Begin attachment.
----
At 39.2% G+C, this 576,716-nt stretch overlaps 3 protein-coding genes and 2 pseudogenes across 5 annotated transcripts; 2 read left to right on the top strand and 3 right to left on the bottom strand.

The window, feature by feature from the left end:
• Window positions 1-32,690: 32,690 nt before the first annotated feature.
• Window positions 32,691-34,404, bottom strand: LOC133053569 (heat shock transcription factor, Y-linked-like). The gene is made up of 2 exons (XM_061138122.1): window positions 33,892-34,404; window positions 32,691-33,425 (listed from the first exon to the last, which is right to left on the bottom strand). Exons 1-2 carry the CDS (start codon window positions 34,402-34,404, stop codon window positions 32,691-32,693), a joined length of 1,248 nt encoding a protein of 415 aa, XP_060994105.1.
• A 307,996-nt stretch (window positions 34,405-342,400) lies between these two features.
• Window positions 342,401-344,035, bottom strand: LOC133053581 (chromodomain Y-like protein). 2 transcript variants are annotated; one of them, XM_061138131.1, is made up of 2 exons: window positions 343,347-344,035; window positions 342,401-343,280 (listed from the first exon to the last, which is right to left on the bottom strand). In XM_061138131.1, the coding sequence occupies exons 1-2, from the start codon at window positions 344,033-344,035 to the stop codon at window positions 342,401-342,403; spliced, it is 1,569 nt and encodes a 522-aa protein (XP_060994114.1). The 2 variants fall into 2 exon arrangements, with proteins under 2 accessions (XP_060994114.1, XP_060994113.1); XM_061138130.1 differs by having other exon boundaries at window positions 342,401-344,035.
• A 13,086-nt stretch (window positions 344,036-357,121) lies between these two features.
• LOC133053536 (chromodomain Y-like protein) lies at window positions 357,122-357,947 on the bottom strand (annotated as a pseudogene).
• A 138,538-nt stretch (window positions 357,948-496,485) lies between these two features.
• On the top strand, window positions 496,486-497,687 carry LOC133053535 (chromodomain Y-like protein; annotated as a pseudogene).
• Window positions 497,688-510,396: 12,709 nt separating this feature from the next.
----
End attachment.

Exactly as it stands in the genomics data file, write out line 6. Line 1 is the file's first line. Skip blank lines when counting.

• Window positions 342,401-344,035, bottom strand: LOC133053581 (chromodomain Y-like protein). 2 transcript variants are annotated; one of them, XM_061138131.1, is made up of 2 exons: window positions 343,347-344,035; window positions 342,401-343,280 (listed from the first exon to the last, which is right to left on the bottom strand). In XM_061138131.1, the coding sequence occupies exons 1-2, from the start codon at window positions 344,033-344,035 to the stop codon at window positions 342,401-342,403; spliced, it is 1,569 nt and encodes a 522-aa protein (XP_060994114.1). The 2 variants fall into 2 exon arrangements, with proteins under 2 accessions (XP_060994114.1, XP_060994113.1); XM_061138130.1 differs by having other exon boundaries at window positions 342,401-344,035.